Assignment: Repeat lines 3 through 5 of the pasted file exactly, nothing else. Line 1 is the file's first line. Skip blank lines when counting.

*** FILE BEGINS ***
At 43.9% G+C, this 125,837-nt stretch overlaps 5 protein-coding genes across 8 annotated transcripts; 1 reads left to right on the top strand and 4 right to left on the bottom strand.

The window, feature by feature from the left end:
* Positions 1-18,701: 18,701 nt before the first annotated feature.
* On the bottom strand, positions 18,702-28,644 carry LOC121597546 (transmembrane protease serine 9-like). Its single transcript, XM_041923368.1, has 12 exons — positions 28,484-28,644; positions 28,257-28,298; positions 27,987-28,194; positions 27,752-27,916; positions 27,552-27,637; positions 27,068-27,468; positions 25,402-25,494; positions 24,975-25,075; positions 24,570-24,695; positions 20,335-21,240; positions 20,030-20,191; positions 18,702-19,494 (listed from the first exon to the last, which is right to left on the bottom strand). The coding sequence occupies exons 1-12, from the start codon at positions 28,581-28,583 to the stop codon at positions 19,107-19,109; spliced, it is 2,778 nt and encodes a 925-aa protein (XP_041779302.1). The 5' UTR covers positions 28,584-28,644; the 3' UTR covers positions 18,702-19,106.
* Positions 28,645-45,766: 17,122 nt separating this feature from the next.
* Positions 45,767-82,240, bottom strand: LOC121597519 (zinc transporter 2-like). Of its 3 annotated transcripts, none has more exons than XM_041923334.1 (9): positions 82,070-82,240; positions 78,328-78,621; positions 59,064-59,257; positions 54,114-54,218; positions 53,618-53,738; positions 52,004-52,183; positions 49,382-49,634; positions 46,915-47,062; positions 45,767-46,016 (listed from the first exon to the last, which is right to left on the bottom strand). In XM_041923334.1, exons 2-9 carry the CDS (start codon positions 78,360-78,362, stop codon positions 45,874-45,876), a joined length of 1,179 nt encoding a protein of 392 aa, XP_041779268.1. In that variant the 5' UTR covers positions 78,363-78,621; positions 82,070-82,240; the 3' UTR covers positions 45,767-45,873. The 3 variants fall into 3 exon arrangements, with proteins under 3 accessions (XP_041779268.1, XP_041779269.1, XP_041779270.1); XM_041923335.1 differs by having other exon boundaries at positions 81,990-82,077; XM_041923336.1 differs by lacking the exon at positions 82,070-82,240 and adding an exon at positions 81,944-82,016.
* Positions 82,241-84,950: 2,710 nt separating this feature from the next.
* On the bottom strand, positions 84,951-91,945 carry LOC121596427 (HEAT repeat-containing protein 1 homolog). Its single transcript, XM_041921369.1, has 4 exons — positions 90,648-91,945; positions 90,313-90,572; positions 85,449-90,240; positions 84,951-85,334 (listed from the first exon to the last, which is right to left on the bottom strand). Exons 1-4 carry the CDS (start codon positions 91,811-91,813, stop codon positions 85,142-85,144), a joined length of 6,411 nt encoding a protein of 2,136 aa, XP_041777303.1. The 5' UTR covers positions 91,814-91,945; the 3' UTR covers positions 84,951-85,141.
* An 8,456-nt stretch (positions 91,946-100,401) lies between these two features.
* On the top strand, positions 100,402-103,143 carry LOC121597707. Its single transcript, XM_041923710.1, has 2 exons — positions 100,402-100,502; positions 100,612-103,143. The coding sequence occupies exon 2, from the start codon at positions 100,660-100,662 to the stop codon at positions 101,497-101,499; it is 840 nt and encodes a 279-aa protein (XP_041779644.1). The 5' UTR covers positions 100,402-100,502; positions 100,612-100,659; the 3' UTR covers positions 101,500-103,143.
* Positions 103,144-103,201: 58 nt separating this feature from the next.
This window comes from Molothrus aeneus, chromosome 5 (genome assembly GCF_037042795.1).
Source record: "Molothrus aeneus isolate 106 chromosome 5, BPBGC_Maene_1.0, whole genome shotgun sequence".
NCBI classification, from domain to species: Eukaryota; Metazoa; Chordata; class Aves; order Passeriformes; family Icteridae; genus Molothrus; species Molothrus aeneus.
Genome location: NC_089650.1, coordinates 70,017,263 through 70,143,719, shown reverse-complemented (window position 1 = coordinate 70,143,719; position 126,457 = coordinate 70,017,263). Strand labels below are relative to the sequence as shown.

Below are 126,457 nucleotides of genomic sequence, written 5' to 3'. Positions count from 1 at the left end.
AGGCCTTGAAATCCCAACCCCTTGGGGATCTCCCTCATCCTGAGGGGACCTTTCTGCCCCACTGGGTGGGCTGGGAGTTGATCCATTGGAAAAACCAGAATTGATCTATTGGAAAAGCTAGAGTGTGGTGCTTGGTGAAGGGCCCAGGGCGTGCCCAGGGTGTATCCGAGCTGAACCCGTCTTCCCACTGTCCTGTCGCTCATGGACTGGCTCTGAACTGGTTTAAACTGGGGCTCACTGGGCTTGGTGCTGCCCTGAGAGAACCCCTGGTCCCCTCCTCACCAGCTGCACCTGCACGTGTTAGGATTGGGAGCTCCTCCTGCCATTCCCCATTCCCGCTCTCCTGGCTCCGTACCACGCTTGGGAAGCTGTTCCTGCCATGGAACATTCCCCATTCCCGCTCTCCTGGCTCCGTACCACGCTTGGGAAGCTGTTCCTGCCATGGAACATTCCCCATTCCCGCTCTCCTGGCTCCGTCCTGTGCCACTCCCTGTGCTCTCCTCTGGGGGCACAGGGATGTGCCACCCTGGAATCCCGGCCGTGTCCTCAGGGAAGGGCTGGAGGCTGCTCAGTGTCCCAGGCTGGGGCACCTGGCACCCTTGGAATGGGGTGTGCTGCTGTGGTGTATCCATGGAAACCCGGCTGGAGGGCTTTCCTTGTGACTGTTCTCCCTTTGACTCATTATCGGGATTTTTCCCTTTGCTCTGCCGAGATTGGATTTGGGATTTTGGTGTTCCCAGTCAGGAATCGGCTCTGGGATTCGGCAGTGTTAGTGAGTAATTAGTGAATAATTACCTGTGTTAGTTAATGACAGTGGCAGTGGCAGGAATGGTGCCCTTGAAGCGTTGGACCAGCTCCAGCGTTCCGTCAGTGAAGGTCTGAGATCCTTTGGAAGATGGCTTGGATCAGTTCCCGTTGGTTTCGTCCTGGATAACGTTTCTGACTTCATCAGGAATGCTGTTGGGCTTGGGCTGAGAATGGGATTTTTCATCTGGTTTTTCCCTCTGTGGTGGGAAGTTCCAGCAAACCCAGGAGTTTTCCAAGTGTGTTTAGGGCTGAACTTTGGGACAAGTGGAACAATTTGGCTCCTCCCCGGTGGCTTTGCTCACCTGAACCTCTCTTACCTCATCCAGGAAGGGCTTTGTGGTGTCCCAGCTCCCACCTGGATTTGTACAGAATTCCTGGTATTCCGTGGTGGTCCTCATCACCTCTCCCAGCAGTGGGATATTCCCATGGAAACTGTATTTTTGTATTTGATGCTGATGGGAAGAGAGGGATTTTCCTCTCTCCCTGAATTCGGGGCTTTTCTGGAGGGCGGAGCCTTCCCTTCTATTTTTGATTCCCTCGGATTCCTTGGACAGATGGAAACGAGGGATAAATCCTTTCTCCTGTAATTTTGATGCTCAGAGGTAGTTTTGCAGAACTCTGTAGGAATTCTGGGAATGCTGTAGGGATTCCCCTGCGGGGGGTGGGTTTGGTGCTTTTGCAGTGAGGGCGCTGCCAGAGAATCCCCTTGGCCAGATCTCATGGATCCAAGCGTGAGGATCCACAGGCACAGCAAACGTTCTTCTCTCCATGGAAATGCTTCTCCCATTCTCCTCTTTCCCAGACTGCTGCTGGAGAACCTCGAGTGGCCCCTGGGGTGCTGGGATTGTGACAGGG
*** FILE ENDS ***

* Positions 1-18,701: 18,701 nt before the first annotated feature.
* On the bottom strand, positions 18,702-28,644 carry LOC121597546 (transmembrane protease serine 9-like). Its single transcript, XM_041923368.1, has 12 exons — positions 28,484-28,644; positions 28,257-28,298; positions 27,987-28,194; positions 27,752-27,916; positions 27,552-27,637; positions 27,068-27,468; positions 25,402-25,494; positions 24,975-25,075; positions 24,570-24,695; positions 20,335-21,240; positions 20,030-20,191; positions 18,702-19,494 (listed from the first exon to the last, which is right to left on the bottom strand). The coding sequence occupies exons 1-12, from the start codon at positions 28,581-28,583 to the stop codon at positions 19,107-19,109; spliced, it is 2,778 nt and encodes a 925-aa protein (XP_041779302.1). The 5' UTR covers positions 28,584-28,644; the 3' UTR covers positions 18,702-19,106.
* Positions 28,645-45,766: 17,122 nt separating this feature from the next.